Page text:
Mentioned in several ancient Coptic texts but forgotten by the church today, the monastery of Al-Muharraqa was situated once on the West bank of the Nile, today known as the Saudiyyah village. It is to the south of Tammua, not far from the pyramids of Lisht, Meidum, and Dahshur. It is highly possible that these pharaonic funeral archetectures may have being reused by the early Christians as a place of worship.
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The next location on the official list of Holy Family’s southward itinerary is Maadi, a suburb city 10 kilometers south of Old Cairo. According to the tradition, the Holy Family embarked for Upper Egypt here in order to escape from the pursuing soldiers of Herod. The local priest believes that the Church of the Virgin Mary in Maadi is situated on the place of an ancient synagogue used during a time when some Jews had fled to Egypt for refuge.
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The origin of the monastery remains obscure but is alleged to date from the 7th century. What attracts people’s eyes today is the giant 7.6 meters door in the main hall of the monastery that leads to the interior of the complex. Off the main hall is a room set aside as a shrine, it contains the chains that were placed on St. George as part of the tortures to which he was sentenced after his trial under the Persian King Dadianos.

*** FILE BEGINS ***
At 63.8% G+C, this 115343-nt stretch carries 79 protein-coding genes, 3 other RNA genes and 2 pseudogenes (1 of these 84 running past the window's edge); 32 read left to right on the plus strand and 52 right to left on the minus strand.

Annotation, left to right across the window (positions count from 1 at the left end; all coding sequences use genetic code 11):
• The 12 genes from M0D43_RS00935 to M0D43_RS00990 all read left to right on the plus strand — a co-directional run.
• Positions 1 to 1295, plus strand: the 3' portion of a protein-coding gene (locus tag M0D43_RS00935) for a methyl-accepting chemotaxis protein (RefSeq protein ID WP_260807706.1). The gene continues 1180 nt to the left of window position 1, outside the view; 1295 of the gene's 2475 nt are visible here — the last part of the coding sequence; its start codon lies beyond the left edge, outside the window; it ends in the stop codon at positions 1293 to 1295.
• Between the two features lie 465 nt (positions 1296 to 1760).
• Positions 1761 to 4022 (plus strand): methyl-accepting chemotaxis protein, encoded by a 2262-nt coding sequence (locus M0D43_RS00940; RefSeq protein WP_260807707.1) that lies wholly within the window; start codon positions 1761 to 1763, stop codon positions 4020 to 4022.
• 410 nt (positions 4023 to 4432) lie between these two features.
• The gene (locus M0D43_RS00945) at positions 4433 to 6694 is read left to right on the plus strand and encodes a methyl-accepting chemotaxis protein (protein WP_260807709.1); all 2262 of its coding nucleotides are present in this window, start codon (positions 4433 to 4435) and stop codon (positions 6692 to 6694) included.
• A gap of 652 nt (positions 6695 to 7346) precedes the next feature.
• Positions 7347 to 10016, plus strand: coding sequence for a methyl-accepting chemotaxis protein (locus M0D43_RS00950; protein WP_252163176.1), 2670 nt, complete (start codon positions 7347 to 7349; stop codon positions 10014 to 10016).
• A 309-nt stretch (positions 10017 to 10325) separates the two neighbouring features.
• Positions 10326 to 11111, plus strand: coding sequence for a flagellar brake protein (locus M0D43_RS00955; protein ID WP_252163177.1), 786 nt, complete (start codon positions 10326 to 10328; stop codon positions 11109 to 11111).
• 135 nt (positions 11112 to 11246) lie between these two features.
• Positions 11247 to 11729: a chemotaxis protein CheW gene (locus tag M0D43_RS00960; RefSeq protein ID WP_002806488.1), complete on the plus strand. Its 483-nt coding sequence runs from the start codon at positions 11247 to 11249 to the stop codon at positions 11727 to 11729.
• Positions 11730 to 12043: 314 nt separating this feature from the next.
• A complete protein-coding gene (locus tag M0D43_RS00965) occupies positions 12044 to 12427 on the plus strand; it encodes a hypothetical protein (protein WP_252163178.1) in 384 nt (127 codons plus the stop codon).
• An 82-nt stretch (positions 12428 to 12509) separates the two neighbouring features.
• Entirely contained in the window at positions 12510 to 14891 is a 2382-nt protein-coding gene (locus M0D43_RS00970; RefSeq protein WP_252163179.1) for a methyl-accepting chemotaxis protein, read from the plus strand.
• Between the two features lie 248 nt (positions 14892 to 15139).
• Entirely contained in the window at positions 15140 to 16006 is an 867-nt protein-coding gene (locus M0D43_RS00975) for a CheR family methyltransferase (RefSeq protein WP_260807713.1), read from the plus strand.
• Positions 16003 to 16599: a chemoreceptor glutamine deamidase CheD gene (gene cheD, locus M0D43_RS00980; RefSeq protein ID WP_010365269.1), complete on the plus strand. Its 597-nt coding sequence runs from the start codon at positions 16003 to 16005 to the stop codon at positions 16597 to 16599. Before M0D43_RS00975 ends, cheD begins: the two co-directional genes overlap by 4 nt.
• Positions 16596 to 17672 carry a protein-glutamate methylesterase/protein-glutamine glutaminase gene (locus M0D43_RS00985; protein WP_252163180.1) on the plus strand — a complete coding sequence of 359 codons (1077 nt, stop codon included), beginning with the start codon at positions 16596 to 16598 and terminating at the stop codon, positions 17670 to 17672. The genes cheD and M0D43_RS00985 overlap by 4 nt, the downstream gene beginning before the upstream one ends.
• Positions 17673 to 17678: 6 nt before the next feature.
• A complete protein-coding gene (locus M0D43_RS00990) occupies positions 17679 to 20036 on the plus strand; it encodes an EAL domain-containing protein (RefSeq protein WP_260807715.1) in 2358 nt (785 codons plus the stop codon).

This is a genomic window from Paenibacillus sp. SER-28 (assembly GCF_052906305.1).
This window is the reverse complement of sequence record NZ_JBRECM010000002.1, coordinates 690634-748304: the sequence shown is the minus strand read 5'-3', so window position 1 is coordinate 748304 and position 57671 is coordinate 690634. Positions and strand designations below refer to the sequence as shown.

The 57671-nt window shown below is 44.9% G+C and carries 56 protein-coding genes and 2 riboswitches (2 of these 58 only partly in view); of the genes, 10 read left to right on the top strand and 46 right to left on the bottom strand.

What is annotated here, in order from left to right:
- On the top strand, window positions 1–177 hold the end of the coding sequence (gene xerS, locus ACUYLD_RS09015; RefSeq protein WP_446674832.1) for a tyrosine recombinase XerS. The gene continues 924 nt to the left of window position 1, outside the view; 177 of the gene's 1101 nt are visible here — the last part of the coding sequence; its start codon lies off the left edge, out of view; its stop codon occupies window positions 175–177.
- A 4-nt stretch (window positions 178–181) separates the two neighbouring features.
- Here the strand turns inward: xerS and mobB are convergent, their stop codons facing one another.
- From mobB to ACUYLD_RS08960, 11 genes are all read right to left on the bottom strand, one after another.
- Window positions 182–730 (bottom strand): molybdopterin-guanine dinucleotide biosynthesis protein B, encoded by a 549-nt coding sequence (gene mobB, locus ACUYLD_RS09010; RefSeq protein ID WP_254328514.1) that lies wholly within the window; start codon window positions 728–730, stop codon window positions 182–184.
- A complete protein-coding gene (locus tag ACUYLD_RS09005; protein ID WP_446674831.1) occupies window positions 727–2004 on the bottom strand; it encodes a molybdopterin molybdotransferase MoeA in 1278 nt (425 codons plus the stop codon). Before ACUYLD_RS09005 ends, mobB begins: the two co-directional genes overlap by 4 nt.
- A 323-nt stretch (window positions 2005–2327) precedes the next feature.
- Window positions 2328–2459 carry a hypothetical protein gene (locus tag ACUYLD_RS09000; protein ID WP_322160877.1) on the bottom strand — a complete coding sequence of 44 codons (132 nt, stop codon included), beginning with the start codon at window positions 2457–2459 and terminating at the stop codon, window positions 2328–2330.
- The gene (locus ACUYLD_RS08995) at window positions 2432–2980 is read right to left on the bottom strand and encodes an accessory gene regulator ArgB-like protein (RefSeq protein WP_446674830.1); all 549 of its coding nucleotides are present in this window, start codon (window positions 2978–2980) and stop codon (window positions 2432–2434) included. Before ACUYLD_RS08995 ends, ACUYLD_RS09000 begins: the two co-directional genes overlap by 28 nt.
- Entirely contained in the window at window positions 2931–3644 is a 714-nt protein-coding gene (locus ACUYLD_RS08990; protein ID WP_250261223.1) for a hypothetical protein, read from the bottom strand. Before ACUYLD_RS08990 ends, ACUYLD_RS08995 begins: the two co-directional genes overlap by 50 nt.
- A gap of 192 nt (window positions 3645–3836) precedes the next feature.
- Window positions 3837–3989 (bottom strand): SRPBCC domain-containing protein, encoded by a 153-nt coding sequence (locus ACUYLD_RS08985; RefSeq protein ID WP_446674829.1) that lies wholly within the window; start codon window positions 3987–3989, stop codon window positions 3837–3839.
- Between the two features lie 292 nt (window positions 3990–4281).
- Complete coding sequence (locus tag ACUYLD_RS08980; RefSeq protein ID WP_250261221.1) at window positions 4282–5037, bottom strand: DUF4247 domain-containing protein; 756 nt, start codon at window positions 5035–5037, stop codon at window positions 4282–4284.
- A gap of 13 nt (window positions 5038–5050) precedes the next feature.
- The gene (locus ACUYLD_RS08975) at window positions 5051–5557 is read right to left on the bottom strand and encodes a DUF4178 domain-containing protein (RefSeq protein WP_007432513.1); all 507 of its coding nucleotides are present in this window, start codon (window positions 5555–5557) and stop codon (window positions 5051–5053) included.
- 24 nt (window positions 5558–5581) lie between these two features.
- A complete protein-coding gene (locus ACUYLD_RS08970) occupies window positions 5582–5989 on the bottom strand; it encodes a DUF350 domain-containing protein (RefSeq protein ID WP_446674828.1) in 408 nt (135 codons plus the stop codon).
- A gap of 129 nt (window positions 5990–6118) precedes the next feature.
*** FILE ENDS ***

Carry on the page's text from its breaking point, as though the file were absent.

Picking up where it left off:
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Built above one of the fortress towers of the Babylon, the Church of St. George is a Greek Orthodox church in Coptic Cairo. It was originally built in the 7th century, but the current structure was rebuilt following a 1904 fire. St. George is the only round church in Egypt, but unlike the original Church of the Holy Sepulchre and its many imitators, this is only for practical reasons – it is built atop the foundations of a Roman round tower.
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The Church of St. Sergius and St Bacchus, or Abu Serga in Arabic, is among the most ancient churches in Old Cairo. It is built over the traditional site of a cave said to have sheltered the Holy Family during their sojourn in the area.
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